As he talked, he imprinted into me the way that Iceland had touched him in places, in a way that was penetratingly palpable and transmitted though a quiet, yet intense energy and a handful of carefully-selected words. He humbly shared that he was an award-winning photographer and that his work had been featured in National Geographic. He told us about one experience when he'd been ten feet away from gigantic polar bears in Canada ... mama polar bears with their frolicking cubs and four-meter tall papa bears sprawled on the snow, with no ounce of aggression, despite their proximity.
I can also still remember the exhilarated laughter of the Polish guy who discovered us soaking in a secret hot springs we'd discovered that only locals knew about; where we collected the Self Heal flower essence. He returned with his girlfriend and their tent to set up for the night and have their own private hot springs. As he got into the hot pools, he laughed uncontrollably in a surprising bliss we knew all too well.
Nothing but smiles in this beautiful place. Soaking in as much clarity + wisdom from Earth's natural wonders as we can!
We figured out that the sun doesn't set at all in northern Iceland! The sunset below was just after midnight ... and the sky stayed like this for about 3 hours (!); We weren't sure when the sunset transformed into sunrise ~ it was all the same ~ a magical display of colors across the sky all night long.
The beauty in Iceland is unsurpassed—the landscapes untouched & in most places, not another human in sight.
After driving 1058 km, getting 5 pairs of boots wet, eating 4 lbs of cheese, 20 containers of skyr, and 3 pieces of dried fish between the 3 of us, soaking in 5 hot spring, gawking over a steady stream of trickling waterfalls, sleeping in 4 Airbnbs, feeding 4 baby lambs with a bottle, laughing over 1 trampoline session, transversing 3 long, cross-country gravel roads with daily bouts of thick fog, hopping around 8 steam vents, gasping over 6 boiling mud pots, loving on 46 different types of wildflowers, and gazing into 3 enormous waterfalls ... we (finally!) spotted wild orchids at this very powerful waterfall & precious place ... & made flower essences so we can share the magic of Iceland with the world!
Northern Green Orchid, one of the incredible orchids we found at the base of a special waterfall. Totally otherworldly, they are so small—and the perfect green that blends in—that most people don't even see them.
As a flower elixir, this orchid is mind-blowing. The effects of this orchid are difficult to describe in words. Words seem to small to express the experience.
A gorgeous patch of almost fluorescent green moss in the middle of vast craggy, rocky landscapes. Out here, there are no people (except hikers) nor sheep. The ground is black and there are silent glaciers hugging the largest mountain off in the distance.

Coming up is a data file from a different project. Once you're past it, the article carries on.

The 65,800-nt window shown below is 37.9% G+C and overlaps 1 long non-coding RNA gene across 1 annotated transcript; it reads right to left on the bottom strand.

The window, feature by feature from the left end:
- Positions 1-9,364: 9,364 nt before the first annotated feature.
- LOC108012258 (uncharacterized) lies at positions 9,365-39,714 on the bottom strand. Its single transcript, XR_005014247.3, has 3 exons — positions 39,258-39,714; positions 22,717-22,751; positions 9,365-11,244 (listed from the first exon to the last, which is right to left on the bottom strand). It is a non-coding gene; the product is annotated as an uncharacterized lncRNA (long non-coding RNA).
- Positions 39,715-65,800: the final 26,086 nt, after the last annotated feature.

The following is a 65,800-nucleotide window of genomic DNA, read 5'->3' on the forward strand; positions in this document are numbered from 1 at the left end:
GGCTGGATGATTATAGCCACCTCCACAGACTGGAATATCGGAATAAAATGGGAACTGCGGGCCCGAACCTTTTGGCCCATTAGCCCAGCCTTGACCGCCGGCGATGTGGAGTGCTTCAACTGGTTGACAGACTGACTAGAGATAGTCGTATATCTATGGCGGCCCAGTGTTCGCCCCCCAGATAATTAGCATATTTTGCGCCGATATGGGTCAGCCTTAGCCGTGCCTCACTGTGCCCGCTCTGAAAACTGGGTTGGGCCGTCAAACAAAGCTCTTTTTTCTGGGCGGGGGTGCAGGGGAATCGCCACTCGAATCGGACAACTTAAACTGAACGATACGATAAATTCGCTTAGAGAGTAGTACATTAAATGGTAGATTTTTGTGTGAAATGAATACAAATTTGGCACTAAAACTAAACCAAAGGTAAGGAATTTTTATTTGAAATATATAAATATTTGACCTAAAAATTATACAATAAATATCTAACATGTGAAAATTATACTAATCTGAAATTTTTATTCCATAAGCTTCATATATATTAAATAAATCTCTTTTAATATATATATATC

We stopped to look at this patch of moss and it was like none we've ever seen before. It held water droplets in perfect spheres, either on top or within its body in little pockets. We scooped up some of the water & tasted it—delicious. The water was glimmering in the moss all day, soaking up light from the sun—the ultimate nature-made moss essence. We made offerings to the nature spirits & collected some of the moss essence.
My best friend Lisa, of Wei of Chocolate, in the mossy lava fields where the Earth is cracked open by steam vents, where it billows out in a warm cloud.
Near Lake Myvatn, we stayed at a farm for one night, one of the top-rated farms in Iceland. A small farm with 20 cows, some sheep and horses, we chatted with Helga "Helicka", who had come from the second largest city in Iceland, Akureyri (18,000 pop), to escape the "traffic and stress of the big city" to work on the farm. She was about sixteen years old, skinny, with blond hair, blue eyes and glasses.
Among her main jobs, she looked after the foreigners staying at the farm (like us), and she fed the baby cows and lambs several times each day. She invited us on the evening rounds with her. I fed a lamb sheep's milk out of a bottle and reached my hand over to pet the calves, as they suckled my fingertips. One mother cow grabbed my attention by taking hold of my down jacket with her mouth and giving it a tug.
Green is a color so well understood and expressed in Iceland. We came across a store that had a huge section of yarns ... and by far the green section was the most expansive, with vibrant mossy green to dark forest green to heathered gray-green to fluorescent lichen and chartreuse—all varieties of green with varying degrees of yellow + gray + blue hues mixed in—just as you see in the million different beautiful landscapes across the country.
And, for all the magic that happened in-between, we combined all of our Snapchat Stories (10 days worth) into one video! ;)
We collected many powerful flower + plant essences on our trip.